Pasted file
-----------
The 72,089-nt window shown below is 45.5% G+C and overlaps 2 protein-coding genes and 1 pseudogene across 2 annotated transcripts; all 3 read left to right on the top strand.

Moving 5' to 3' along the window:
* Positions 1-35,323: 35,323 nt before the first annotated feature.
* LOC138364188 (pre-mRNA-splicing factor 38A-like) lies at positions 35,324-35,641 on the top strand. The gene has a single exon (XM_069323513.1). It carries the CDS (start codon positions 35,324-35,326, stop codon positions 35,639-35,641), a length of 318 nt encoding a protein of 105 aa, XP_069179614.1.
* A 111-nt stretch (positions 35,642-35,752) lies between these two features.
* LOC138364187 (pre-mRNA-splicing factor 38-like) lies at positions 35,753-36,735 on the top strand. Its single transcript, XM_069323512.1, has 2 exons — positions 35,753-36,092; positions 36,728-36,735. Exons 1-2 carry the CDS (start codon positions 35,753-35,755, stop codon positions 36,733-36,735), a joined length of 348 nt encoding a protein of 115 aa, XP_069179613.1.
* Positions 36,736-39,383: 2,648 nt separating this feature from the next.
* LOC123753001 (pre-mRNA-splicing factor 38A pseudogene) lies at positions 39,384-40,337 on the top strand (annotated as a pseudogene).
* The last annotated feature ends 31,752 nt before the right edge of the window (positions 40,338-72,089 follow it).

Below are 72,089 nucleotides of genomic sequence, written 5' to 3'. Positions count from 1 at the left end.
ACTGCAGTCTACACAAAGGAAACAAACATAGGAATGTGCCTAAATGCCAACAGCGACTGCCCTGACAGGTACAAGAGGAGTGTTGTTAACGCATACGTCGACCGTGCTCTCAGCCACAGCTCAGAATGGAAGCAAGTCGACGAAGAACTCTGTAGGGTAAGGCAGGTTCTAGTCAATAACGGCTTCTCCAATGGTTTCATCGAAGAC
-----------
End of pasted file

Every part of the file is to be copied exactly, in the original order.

The 72,089-nt window shown below is 45.5% G+C and overlaps 2 protein-coding genes and 1 pseudogene across 2 annotated transcripts; all 3 read left to right on the top strand.

Moving 5' to 3' along the window:
* Positions 1-35,323: 35,323 nt before the first annotated feature.
* LOC138364188 (pre-mRNA-splicing factor 38A-like) lies at positions 35,324-35,641 on the top strand. The gene has a single exon (XM_069323513.1). It carries the CDS (start codon positions 35,324-35,326, stop codon positions 35,639-35,641), a length of 318 nt encoding a protein of 105 aa, XP_069179614.1.
* A 111-nt stretch (positions 35,642-35,752) lies between these two features.
* LOC138364187 (pre-mRNA-splicing factor 38-like) lies at positions 35,753-36,735 on the top strand. Its single transcript, XM_069323512.1, has 2 exons — positions 35,753-36,092; positions 36,728-36,735. Exons 1-2 carry the CDS (start codon positions 35,753-35,755, stop codon positions 36,733-36,735), a joined length of 348 nt encoding a protein of 115 aa, XP_069179613.1.
* Positions 36,736-39,383: 2,648 nt separating this feature from the next.
* LOC123753001 (pre-mRNA-splicing factor 38A pseudogene) lies at positions 39,384-40,337 on the top strand (annotated as a pseudogene).
* The last annotated feature ends 31,752 nt before the right edge of the window (positions 40,338-72,089 follow it).

Below are 72,089 nucleotides of genomic sequence, written 5' to 3'. Positions count from 1 at the left end.
ACTGCAGTCTACACAAAGGAAACAAACATAGGAATGTGCCTAAATGCCAACAGCGACTGCCCTGACAGGTACAAGAGGAGTGTTGTTAACGCATACGTCGACCGTGCTCTCAGCCACAGCTCAGAATGGAAGCAAGTCGACGAAGAACTCTGTAGGGTAAGGCAGGTTCTAGTCAATAACGGCTTCTCCAATGGTTTCATCGAAGAC